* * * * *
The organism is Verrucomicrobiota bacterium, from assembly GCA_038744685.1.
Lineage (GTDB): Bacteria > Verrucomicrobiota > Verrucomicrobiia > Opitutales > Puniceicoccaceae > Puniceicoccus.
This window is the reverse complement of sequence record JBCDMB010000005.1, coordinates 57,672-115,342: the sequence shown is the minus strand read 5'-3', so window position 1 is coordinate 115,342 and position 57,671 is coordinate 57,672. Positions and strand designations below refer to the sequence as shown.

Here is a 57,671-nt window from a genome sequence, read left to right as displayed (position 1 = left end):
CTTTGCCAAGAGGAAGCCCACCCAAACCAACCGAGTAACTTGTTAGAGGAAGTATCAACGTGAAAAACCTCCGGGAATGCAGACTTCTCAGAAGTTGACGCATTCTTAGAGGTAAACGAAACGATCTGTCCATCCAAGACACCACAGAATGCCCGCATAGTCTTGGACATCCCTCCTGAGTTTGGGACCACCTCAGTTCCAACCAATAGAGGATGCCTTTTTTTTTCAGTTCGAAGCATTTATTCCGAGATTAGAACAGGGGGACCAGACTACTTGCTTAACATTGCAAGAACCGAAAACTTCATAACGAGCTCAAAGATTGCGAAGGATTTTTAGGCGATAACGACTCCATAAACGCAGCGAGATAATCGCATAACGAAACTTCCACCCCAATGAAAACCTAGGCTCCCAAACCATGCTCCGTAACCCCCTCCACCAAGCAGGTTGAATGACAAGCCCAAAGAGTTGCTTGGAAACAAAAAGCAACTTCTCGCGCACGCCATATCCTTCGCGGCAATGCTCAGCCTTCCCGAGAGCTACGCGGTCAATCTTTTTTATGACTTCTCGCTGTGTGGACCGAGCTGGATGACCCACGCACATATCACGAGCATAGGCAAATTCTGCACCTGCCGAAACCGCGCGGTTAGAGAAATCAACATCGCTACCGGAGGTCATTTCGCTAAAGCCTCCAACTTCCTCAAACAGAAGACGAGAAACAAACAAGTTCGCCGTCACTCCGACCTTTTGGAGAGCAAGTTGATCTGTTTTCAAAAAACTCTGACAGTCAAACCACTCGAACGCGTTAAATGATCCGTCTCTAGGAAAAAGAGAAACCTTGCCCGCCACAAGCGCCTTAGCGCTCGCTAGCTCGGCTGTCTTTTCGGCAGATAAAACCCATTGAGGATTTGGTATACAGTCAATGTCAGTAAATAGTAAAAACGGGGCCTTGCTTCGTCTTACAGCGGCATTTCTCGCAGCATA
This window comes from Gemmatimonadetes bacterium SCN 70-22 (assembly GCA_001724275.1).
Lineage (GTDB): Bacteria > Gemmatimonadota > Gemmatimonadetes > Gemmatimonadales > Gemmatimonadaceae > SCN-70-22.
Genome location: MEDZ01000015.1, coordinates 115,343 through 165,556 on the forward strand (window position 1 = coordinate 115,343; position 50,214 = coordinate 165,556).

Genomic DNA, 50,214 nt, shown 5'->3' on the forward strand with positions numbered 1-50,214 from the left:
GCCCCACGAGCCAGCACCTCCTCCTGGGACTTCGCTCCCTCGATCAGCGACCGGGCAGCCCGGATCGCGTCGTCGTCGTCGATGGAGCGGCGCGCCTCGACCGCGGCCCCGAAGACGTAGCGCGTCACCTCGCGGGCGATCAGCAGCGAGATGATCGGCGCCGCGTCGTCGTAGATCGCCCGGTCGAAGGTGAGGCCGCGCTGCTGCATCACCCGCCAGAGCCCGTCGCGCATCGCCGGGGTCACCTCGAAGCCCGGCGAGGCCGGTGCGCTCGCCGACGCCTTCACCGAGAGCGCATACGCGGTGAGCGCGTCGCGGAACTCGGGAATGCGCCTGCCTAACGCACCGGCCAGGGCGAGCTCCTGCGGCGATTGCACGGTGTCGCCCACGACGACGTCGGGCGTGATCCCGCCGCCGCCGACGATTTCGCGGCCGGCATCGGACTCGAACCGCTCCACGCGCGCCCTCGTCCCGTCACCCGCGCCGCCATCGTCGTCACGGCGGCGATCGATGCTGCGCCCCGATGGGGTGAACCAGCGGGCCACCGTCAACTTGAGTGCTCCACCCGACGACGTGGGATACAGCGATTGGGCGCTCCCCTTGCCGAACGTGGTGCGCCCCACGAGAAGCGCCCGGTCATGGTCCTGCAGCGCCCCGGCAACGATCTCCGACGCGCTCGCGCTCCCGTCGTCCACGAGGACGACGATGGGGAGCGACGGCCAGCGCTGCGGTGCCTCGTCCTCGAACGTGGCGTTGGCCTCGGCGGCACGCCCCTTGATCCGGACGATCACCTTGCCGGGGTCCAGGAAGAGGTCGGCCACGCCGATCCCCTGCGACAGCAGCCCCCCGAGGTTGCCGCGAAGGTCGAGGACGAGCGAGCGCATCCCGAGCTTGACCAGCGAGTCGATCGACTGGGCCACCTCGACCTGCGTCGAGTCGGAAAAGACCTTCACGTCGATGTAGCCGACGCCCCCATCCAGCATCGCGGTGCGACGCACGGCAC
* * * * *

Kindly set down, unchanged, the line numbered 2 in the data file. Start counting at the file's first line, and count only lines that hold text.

Lineage (GTDB): Bacteria > Verrucomicrobiota > Verrucomicrobiia > Opitutales > Puniceicoccaceae > Puniceicoccus.